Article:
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New York LLC Transparency Act

By: Ted Sutton, Esq.

Marissa was an aspiring barista who lived in New York City. After she graduated high school, she started her own coffee shop in Brooklyn. She properly formed a New York LLC. However, she forgot to report her beneficial ownership information to FinCen and the New York Department of State (NYDS).

After two years of making coffee, her business took off. Her new coffee shop became the top gathering place in her Brooklyn neighborhood. Everyone raved about not only the coffee, but also the shop’s ambience.

Although Marissa’s coffee shop was successful, she was hit with legal trouble. Because she failed to report her information to FinCen, she was slapped with a $10,000 fine. On top of this, she faced a separate $250 fine from NYDS for failing to report the same information to them.

The New York LLC Transparency Act

As many of you may know, the Corporate Transparency Act (CTA) requires companies and their owners to report certain information to the Financial Crimes and Enforcement Network (or Fincen) under the Department of the Treasury. You can read a separate article covering these requirements here.

However, some states will require you to report this same information to them a second time. New York Assembly Bill 3484A, also known as the “LLC Transparency Act,” will require New York LLCs to report the same beneficial ownership information to the NYDS. This bill requires LLC owners to disclose a list of beneficial owners, and any formation and registration documents.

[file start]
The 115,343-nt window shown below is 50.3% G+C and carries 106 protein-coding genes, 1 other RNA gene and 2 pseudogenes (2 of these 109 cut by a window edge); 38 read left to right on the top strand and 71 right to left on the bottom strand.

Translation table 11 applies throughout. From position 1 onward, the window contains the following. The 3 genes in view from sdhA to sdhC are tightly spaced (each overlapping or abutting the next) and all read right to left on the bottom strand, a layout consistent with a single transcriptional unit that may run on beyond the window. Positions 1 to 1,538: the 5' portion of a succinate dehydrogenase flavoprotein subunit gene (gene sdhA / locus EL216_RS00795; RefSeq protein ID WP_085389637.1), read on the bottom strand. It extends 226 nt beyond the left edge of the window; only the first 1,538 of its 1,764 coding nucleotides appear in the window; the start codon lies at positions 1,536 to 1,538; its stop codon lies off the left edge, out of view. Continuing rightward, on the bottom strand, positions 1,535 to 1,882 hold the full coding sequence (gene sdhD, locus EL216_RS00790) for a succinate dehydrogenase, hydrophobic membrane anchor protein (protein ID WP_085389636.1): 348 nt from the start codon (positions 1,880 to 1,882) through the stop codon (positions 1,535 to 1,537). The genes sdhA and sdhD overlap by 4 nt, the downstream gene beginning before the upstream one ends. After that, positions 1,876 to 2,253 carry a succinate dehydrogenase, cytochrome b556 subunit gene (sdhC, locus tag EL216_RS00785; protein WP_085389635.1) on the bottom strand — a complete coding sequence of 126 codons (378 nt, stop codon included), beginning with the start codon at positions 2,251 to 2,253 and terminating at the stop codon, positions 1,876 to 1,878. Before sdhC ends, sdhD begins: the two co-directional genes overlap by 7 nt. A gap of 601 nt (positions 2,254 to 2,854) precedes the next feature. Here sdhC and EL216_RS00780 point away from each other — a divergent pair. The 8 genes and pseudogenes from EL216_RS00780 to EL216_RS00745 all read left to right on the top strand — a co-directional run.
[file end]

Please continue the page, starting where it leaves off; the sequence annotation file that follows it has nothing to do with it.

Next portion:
Just when you think that wasn’t enough. This new LLC Transparency Act is even more transparent than the CTA. While the FinCen database is only available to governmental authorities and financial institutions, the LLC Transparency Act requires the NYDS to maintain a publicly searchable business entity database on their website. With this database, anyone can view the entity name, business street address, the county where the business is located, and the full names of each beneficial owner. However, beneficial owners may be able to apply for confidentiality waivers in limited circumstances.


Because Marissa failed to report any of this information, she faced fines from both the State of New York and the federal government. If she doesn’t cough up the $10,250 worth of fines, she could face jail time. Once she properly registers with the NYDS, her private information will be made available to the public.

Could other states follow suit and pass similar legislation? Only time will tell. This is why business owners must be on the lookout. If they don’t, they could end up like Marissa.